(Welw.) C.C. Berg
Milicia excelsa (commonly known as African teak, Mvule or Iroko) is a tree species from tropical Africa. It is threatened by habitat loss. It is one of two tree species yielding timber known as iroko, the other being Milicia regia. The seed is mainly dispersed by bats.
African teak is a large deciduous tree growing to 50 metres (160 ft) high. The trunk is bare lower down with the first branch usually at least 20 metres (66 ft) above the ground. It often has several short buttress roots at the base. The bark is pale or dark grey, thick but little fissured, and if it gets damaged it oozes milky latex. There are a few thick branches in the crown all fairly horizontal giving an umbrella shape. The smaller branches hang down in female trees and curve up in male trees. The leaves are 5 to 10 centimetres (2.0 to 3.9 in) long, ovate or elliptical with a finely toothed edge, green and smooth above and slightly downy beneath. Older leaves turn yellow, and all the leaves have a prominent rectangular mesh of veins visible on the underside. The trees are dioecious. Male trees have white catkins that extend to 15 to 20 centimetres (5.9 to 7.9 in) and dangle from twigs at the axils of the leaves. Female trees have flower spikes measuring 5 to 6 centimetres (2.0 to 2.4 in) long by 2 cm (0.8 in) wide, green with prominent styles. The fruit are long, wrinkled and fleshy with the small seeds embedded in the pulp.
Distribution and habitat
African teak is distributed across tropical central Africa. Its range extends from Guinea-Bissau in the west to Mozambique in the east. It is found in Angola, Benin, Burundi, Cameroon, Central African Republic, the Republic of the Congo, the Democratic Republic of the Congo, Equatorial Guinea, Ethiopia, Gabon, Ghana, Ivory Coast, Kenya, Malawi, Mozambique, Nigeria, Rwanda, São Tomé and Príncipe, Sierra Leone, Sudan, Tanzania, Togo, Uganda and Zimbabwe. Its natural habitat is in wet savannah, rainforest, riverine and low-altitude evergreen forests. It can tolerate an annual rainfall of less than 70 centimetres (28 in) or six months of drought as long as there is a stream or a ground water source nearby.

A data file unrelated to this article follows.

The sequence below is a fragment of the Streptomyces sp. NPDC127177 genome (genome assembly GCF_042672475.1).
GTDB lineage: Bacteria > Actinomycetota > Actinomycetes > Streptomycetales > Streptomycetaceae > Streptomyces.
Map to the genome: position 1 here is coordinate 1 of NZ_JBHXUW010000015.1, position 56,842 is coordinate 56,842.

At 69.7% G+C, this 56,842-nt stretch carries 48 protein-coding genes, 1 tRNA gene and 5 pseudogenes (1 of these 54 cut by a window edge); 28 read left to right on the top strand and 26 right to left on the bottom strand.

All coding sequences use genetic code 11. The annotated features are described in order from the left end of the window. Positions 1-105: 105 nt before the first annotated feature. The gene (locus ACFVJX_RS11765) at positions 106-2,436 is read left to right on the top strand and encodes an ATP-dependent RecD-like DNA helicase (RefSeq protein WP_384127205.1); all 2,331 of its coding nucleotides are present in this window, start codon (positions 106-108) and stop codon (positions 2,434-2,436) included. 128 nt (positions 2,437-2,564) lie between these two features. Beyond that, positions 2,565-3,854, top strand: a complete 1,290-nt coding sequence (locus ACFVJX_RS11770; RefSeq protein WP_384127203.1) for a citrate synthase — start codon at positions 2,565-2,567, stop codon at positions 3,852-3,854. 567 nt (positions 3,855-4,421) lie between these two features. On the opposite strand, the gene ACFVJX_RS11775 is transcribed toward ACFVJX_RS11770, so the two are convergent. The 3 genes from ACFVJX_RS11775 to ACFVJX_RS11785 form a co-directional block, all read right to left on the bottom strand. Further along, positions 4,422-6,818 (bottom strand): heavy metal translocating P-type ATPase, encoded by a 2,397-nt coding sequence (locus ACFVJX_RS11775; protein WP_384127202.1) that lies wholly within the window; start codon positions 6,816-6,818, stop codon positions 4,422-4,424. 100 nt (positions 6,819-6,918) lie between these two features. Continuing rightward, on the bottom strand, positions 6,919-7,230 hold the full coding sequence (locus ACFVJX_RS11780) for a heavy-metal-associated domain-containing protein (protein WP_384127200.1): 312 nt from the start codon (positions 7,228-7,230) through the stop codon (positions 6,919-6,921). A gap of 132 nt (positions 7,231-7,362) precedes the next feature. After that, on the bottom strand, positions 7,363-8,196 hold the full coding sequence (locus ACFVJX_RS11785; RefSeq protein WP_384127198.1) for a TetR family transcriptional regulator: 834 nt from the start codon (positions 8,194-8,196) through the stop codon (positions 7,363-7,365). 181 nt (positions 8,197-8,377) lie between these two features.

Flowering takes place at different times across the range but often occurs in January and February soon after the time when most of the leaves fall or shortly before the new leaves appear. The fruits take about a month to ripen and are eaten by squirrels, bats, and birds, which disperse the seeds in their droppings.
A study in Ghana found that this tree relies heavily on the straw-coloured fruit bat (Eidolon helvum) for seed dispersal, over 98% of the seed falling to the ground having passed through its gut. This seed also germinated better than uneaten seed and resisted predation longer.
African teak has strong dark brown hardwood resistant to termites and is used for construction, furniture, joinery, panelling, floors and boats. The tree can be used in the control of erosion. It makes a good shade tree and is useful as a roadside tree in urban areas. It grows rapidly, can be coppiced and is ready for cutting after about fifty years. The tree is nitrogen fixing and the leaves are used for mulching. 
The tree is also used in herbal medicine. The powdered bark is used for coughs, heart problems and lassitude. The latex is used as an anti-tumour agent and to clear stomach and throat obstructions. The leaves and the ashes also have medicinal uses.
In West Africa, African teak is considered to be a sacred tree. It is often protected when the surrounding bush is cleared, ritual sacrifices take place underneath it and gifts are given to it. Fertility and birth are associated with it and its timber is used to make ceremonial drums and coffins.
African teak is common over much of its wide range. When forests are felled, isolated trees are often left standing and the tree regenerates easily. Fresh seed germinates readily but it loses viability in storage. Some populations, especially plantations, are attacked by a gall mite.
- "AgroForestry Tree Database". Retrieved 2012-07-29.
- "IUCN Red List of Threatened Species". World Conservation Monitoring Centre. 2006. Retrieved 2007-08-22.
- Taylor, Daniel; Kankam, Bright; Wagner, Michael The role of the fruit bat, Eidolon helvum, in seed dispersal, survival, and germination in Milicia excelsa, a threatened West African hardwood. Northern Arizona University School of Forestry.
- "Milicia excelsa". Indigenous multipurpose trees of Tanzania: uses and economic benefits. Food and Agriculture Organisation: Forestry Department. Retrieved 2012-07-29.
- "3.3 The symbolic and sacred significance of particular forest resources". The cultural and symbolic importance of forest resources. Food and Agriculture Organisation: Forestry Department. Retrieved 2012-07-29.
Media related to Milicia excelsa at Wikimedia Commons